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Comment: This book has already been loved by someone else. It MIGHT have some wear and tear on the edges, have some markings in it, or be an ex-library book. Over-all itâ?TMs still a good book at a great price! (if it is supposed to contain a CD or access code, that may be missing)
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Black Hole Sun Hardcover – August 24, 2010


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Product Details

  • Hardcover: 352 pages
  • Publisher: Greenwillow Books; 1 edition (August 24, 2010)
  • Language: English
  • ISBN-10: 0061673048
  • ISBN-13: 978-0061673047
  • Product Dimensions: 1.1 x 5.8 x 8.4 inches
  • Shipping Weight: 15.5 ounces (View shipping rates and policies)
  • Average Customer Review: 4.2 out of 5 stars  See all reviews (42 customer reviews)
  • Amazon Best Sellers Rank: #1,505,449 in Books (See Top 100 in Books)

Editorial Reviews

From School Library Journal

Gr 9 Up–In this high-energy dystopian novel set on Mars, 16-year-old Durango and his crew of Regulators have been hired to protect a group of miners and their children from the cannibalistic Draeu, who are led by an evil, enigmatic queen in search of the miners' reputed treasure. The Regulators are vastly outnumbered, and this might be their last mission unless quick-witted Durango and his feisty lieutenant, Vienne, can come up with a plan. The spirited, sarcastic dialogue between them masks their growing feelings for each other, though there's no time to explore romance with the high-octane action going on around them. The story is more violent than many YA science-fiction novels; there's scarcely a moment between flying shrapnel, explosions, and bloody fistfights. The occasional lack of exposition on the unfamiliar Martian technology may stump some readers, but that tiny flaw is easily overcome by the appealing characters, sharp dialogue, and action-packed plot. Durango's tendency toward acting first and thinking later is tempered by his former chief, Mimi, now a symbiotic nano-implant in Durango's brain, who offers equal parts hilarious sarcasm and logical advice sprinkled with quotes from classical poetry and 20th-century pop culture. Science-fiction fans will cheer Durango on in his exploits and enjoy the twists in the novel's satisfying conclusion. Those clamoring for more of Durango, Vienne, and Mimi will find their hopes for a sequel bolstered when the trio set off at the novel's end for a mysterious outpost that seems perfect for another adventure.–Leah J. Sparks, formerly at Bowie Public Library, MDα(c) Copyright 2010. Library Journals LLC, a wholly owned subsidiary of Media Source, Inc. No redistribution permitted.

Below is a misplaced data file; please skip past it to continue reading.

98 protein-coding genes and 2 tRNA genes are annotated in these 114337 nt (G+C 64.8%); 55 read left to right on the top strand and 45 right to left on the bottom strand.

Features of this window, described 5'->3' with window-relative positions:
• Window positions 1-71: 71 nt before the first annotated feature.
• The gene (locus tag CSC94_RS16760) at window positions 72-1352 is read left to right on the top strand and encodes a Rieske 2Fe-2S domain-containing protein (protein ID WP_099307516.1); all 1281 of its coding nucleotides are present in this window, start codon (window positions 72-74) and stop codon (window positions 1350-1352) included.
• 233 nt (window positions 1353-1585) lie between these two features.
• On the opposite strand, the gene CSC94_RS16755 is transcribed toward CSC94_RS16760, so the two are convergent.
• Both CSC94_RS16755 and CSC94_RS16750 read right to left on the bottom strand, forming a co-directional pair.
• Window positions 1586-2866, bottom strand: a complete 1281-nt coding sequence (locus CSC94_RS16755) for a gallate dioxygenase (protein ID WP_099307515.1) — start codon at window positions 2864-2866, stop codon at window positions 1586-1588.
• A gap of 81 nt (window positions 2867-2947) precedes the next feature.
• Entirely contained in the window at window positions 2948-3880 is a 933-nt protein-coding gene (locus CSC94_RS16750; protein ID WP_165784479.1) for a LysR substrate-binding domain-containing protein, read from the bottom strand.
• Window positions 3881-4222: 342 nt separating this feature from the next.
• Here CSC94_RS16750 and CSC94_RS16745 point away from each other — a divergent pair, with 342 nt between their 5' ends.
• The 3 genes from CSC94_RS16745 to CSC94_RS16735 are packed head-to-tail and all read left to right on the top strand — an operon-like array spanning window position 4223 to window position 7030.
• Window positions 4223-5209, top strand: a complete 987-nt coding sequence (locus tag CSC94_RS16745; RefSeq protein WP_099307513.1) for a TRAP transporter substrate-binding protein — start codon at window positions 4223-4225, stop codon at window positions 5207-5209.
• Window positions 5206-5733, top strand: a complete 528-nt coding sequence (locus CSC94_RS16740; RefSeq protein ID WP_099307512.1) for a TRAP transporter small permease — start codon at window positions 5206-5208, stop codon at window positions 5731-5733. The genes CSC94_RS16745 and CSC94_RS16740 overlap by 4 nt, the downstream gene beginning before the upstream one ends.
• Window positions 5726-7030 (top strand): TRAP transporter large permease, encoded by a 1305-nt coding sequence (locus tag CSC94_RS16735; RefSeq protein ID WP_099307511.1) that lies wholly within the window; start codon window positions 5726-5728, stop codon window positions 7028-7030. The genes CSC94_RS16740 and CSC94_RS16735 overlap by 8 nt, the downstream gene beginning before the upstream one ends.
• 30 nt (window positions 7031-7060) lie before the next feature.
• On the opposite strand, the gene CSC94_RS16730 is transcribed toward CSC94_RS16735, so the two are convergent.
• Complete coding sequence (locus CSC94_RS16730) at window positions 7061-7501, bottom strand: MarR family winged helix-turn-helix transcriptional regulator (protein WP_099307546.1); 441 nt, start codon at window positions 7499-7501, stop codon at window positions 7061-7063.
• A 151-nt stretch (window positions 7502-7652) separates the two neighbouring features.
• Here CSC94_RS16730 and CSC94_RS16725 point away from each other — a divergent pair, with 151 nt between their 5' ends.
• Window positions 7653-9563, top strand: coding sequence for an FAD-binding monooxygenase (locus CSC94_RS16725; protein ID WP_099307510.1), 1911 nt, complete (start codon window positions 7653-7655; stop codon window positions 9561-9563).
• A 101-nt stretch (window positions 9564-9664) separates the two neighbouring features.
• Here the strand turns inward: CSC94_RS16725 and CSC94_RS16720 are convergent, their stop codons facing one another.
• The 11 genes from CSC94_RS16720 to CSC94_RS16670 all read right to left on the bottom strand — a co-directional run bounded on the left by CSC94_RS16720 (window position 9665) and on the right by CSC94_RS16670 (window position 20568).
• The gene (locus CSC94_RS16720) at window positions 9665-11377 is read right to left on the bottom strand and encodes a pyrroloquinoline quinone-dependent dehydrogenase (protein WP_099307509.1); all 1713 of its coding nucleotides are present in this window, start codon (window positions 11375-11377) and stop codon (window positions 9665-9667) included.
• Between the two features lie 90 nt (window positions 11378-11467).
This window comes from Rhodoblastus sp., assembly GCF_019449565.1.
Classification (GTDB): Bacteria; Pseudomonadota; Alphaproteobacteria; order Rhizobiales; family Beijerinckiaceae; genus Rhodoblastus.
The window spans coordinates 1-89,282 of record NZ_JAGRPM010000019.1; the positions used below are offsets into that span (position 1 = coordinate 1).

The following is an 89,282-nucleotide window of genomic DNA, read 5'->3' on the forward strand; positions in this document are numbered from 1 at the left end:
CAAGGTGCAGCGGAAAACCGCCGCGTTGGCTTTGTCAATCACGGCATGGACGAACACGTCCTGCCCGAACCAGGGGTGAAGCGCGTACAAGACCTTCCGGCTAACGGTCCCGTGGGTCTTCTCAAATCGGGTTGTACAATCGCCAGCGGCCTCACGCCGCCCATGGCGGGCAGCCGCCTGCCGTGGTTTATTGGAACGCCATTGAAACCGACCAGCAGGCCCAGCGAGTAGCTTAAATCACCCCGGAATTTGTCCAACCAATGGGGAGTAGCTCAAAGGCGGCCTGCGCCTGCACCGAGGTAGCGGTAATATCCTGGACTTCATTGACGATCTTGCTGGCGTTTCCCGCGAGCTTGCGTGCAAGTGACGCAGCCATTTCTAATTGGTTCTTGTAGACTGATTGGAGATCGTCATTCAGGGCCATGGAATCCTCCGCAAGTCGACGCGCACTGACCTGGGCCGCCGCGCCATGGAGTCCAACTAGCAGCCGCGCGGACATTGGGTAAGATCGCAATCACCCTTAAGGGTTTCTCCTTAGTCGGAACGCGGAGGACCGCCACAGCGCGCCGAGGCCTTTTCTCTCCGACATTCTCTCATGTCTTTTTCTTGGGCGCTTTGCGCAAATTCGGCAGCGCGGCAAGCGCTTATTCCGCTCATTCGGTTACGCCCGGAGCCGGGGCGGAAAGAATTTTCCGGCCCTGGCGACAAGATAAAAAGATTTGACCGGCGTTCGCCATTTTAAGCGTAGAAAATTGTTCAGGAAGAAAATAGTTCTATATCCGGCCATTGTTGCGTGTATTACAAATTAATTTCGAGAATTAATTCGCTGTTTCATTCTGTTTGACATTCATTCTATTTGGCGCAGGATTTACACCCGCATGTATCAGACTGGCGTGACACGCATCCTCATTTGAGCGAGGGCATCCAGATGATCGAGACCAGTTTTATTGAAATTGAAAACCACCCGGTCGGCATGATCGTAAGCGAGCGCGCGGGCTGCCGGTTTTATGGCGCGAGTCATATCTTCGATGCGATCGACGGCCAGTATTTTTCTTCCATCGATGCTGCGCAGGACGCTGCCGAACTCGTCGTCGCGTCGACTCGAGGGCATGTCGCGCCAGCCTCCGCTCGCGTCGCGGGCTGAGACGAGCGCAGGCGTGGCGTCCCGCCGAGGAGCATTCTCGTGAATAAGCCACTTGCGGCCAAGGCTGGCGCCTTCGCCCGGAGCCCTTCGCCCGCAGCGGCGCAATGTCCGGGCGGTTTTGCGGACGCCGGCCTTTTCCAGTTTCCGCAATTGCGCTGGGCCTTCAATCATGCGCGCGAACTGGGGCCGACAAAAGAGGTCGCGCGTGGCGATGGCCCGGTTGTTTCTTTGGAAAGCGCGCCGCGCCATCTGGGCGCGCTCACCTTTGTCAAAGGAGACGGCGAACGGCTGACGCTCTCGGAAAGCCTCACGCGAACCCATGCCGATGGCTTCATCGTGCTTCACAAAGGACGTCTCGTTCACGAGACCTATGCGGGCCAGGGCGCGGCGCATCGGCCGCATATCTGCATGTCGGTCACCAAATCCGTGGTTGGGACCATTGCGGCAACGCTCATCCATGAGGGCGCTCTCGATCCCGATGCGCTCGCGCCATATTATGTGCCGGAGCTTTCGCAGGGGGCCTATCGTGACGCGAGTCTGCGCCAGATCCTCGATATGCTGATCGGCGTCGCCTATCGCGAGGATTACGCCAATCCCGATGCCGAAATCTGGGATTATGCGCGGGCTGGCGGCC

From Booklist

*Starred Review* Durango is the 16-year-old chief of a team of mercenaries who eke out a living on Mars by earning meager commissions for their dangerous work. Their current job, and the main thrust of this high-energy, action-filled, science-fiction romp, is to protect South Pole miners from the Dræu, a cannibalistic group who are after the miners' treasure. Two feisty women help Durango lead. Second-in-command Vienne and Durango care more for each other than either wants to admit, although there is little time for romance amid all the flying bullets and detonating bombs. Mimi, the other central woman and Durango's former chief, is now implanted in his brain as an artificial intelligence. The repartee between Durango and Mimi is particularly brilliant, but throughout the novel, the dialogue crackles with expertly delivered sarcastic wit and venom. If intelligent sophomoric humor exists, Gill is the master at creating it. The intriguing dystopian setting is a Mars purposely polluted by immigrants from Earth. Readers will have a hard time turning the pages fast enough as the body count rises to the climactic, satisfying ending, which will leave new fans hopeful for more adventures. Grades 8-11. --Cindy Dobrez